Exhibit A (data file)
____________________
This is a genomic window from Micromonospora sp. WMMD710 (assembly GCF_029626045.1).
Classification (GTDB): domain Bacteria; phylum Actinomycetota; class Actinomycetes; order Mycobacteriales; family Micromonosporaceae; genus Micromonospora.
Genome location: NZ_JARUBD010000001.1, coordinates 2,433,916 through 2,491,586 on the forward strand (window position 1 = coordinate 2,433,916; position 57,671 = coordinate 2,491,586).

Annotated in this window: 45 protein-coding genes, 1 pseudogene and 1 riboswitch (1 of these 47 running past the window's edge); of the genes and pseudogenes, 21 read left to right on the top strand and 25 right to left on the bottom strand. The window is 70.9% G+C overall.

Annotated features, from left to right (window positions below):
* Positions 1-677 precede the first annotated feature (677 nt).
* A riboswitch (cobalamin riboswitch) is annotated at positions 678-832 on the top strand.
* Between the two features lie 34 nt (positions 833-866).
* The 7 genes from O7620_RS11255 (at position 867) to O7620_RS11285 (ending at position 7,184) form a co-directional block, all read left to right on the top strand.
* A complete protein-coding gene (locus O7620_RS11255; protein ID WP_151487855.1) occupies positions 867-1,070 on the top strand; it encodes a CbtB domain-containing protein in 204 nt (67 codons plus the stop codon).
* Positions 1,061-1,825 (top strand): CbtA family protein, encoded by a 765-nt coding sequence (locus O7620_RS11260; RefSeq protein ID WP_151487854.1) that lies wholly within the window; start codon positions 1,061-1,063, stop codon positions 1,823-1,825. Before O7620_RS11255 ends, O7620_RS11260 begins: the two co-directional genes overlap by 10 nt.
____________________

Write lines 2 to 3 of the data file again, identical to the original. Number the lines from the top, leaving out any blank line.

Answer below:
Classification (GTDB): domain Bacteria; phylum Actinomycetota; class Actinomycetes; order Mycobacteriales; family Micromonosporaceae; genus Micromonospora.
Genome location: NZ_JARUBD010000001.1, coordinates 2,433,916 through 2,491,586 on the forward strand (window position 1 = coordinate 2,433,916; position 57,671 = coordinate 2,491,586).